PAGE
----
Published by Thomas Nelson on April 14, 2020
Source: the publisher
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Glamour, treachery, and espionage collide when an English socialite rushes to save her sister from the Nazis.
As the daughter of Sir Alfred Whitford, Kat has a certain set of responsibilities. But chasing her wayward sister, Ellie, to Nazi-occupied Paris was never supposed to be one of them. Now accustomed to the luxurious lifestyle that her Nazi boyfriend provides, Ellie has no intention of going back to the shackled life their parents dictate for them—but Kat will stop at nothing to bring her sister home.
Arrested for simply trying to defend himself against a drunken bully, Barrett Anderson is given the option of going to jail or serving out his sentence by training Resistance fighters in Paris. A bar owner serves as the perfect disguise to entertain Nazis at night while training fighters right below their jackboots during the day. Being assigned to watch over two English debutantes is the last thing he needs, but a payout from their father is too tempting to resist. Can Barrett and Kat trust each other long enough to survive, or will their hearts prove more traitorous than the dangers waiting around the corner?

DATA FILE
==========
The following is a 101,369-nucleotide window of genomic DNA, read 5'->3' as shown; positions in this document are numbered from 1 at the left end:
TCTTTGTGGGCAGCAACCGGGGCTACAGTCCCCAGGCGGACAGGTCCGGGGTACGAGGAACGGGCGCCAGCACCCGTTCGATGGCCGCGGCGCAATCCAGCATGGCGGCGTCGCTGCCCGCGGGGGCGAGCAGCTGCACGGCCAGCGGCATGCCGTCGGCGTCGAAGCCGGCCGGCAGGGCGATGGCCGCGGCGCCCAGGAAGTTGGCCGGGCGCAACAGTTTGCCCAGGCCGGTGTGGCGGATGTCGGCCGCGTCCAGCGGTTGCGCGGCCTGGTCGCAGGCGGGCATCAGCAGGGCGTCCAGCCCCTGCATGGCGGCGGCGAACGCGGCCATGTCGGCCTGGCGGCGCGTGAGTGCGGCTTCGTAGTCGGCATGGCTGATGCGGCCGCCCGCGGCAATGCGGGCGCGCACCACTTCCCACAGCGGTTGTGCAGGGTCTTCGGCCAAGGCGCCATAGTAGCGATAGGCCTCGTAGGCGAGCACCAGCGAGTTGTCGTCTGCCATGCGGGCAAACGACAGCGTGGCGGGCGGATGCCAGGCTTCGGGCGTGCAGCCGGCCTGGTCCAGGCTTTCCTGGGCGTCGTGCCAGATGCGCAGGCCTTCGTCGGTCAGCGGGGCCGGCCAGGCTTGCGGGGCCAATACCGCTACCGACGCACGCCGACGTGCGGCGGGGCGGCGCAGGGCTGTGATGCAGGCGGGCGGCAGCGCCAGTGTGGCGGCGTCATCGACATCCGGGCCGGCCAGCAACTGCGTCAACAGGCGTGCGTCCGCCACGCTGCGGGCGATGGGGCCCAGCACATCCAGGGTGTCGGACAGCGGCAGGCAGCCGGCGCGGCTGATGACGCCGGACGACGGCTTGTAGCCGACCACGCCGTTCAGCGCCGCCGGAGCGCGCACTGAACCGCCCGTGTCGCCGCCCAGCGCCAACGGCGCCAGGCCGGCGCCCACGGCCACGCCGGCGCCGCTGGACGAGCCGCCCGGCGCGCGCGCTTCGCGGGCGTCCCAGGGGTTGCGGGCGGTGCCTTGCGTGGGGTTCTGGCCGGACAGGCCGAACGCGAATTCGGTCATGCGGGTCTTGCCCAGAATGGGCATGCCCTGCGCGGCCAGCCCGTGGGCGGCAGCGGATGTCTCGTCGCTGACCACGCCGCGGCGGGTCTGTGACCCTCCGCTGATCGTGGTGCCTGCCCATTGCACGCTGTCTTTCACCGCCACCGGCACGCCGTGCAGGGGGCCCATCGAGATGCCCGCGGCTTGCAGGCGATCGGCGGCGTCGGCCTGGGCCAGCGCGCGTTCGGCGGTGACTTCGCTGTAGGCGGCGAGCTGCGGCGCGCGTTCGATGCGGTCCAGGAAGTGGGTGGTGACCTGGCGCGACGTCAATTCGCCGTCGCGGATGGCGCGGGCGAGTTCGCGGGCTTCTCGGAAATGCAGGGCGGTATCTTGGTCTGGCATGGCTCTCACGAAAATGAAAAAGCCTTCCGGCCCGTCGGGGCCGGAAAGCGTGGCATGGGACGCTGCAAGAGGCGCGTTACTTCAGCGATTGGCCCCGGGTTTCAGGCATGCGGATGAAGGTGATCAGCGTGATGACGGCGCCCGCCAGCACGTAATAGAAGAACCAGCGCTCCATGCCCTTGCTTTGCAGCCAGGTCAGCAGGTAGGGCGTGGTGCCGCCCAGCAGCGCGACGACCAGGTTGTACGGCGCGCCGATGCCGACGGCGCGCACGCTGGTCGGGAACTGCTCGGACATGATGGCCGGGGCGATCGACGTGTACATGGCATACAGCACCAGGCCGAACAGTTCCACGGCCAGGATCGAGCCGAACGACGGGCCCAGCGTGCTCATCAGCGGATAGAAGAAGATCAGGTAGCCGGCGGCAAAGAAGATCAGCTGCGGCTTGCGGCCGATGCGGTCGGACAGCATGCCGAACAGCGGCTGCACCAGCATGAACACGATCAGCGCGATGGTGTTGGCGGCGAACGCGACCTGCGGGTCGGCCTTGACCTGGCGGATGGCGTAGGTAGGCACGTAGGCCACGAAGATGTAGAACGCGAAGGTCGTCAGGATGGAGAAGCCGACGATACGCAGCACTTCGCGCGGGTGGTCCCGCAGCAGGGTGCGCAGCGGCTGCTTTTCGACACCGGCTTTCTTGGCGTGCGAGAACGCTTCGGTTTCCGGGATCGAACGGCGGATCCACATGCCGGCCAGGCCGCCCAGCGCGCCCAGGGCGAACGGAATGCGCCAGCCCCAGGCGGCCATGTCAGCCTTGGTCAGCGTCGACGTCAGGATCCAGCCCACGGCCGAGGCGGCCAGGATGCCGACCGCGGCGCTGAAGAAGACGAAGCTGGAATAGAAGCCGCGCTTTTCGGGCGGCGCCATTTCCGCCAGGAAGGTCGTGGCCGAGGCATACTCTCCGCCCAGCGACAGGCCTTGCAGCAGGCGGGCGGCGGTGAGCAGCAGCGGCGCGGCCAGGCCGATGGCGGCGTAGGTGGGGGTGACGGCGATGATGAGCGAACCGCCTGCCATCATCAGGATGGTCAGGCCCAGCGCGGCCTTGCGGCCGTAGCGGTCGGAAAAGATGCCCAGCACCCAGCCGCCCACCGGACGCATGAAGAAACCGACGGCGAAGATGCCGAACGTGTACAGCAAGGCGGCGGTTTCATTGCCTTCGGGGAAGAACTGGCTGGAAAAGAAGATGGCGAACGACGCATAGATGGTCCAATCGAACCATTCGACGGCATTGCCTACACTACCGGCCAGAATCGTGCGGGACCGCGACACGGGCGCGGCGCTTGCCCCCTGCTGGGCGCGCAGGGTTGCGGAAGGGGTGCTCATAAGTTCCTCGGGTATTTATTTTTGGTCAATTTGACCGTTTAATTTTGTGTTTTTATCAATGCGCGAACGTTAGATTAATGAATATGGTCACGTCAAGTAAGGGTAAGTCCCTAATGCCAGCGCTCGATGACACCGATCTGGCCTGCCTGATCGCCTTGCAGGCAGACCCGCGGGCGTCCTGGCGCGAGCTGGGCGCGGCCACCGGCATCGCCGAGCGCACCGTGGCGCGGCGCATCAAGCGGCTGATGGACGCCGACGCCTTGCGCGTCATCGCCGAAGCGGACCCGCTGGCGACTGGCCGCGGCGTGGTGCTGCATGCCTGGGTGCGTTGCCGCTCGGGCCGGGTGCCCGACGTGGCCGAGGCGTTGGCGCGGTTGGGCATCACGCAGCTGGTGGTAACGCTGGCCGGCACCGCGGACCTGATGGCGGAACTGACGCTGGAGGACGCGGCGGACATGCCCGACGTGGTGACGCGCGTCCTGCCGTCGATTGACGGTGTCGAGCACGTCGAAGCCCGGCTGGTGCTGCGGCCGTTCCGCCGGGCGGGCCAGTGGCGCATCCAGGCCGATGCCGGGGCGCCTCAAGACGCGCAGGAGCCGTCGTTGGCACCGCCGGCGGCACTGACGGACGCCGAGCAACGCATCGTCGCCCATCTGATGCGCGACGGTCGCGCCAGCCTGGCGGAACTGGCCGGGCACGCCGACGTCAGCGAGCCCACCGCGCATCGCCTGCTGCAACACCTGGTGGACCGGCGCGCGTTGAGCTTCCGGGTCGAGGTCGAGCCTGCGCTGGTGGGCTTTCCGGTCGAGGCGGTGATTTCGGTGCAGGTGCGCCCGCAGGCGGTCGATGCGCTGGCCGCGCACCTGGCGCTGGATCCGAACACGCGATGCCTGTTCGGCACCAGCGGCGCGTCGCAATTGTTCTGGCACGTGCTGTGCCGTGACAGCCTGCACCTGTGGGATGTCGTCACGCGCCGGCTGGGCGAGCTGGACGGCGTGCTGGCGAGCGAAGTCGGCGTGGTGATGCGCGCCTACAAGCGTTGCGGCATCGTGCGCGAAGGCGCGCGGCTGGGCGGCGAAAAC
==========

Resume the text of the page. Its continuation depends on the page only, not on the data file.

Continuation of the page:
I received this book for free from the publisher in exchange for an honest review. This does not affect my opinion of the book or the content of my review.
Kat has come to Nazi-occupied Paris to rescue her sister Ellie, who is in a relationship with a Nazi. Ellie has a glamorous life in Paris, with fine clothing and parties with like-minded friends. She really doesn’t think about what all of that glitz and fun means for her family and to other people. Kat is afraid for her sister, who has always been a bit of a wild card and does not like being told what to do. Ellie does not want to go back home. Kat ends up getting help from a local bar owner named Barrett Anderson who secretly works as part of the Resistance. Unbeknownst to either sister, Barrett has been keeping an eye on them both.
My favorite part of this story is the sister relationship. Kat and Ellie are so different, but they are family. Their relationship reminds me of my own with my sisters, except for the whole Nazi part. The writing is lovely and it was easy to be transported to Paris in 1941. I enjoyed the relationships in the story, particularly that of Kat and Barrett, which develops into a romantic relationship. I felt a ton of suspense with Kat working for the Resistance. There was so much danger involved. And I do not blame Kat one bit for risking her life in trying to save her sister.
The Socialite is suspenseful and dangerous with a great romance and wonderful sisterly bond.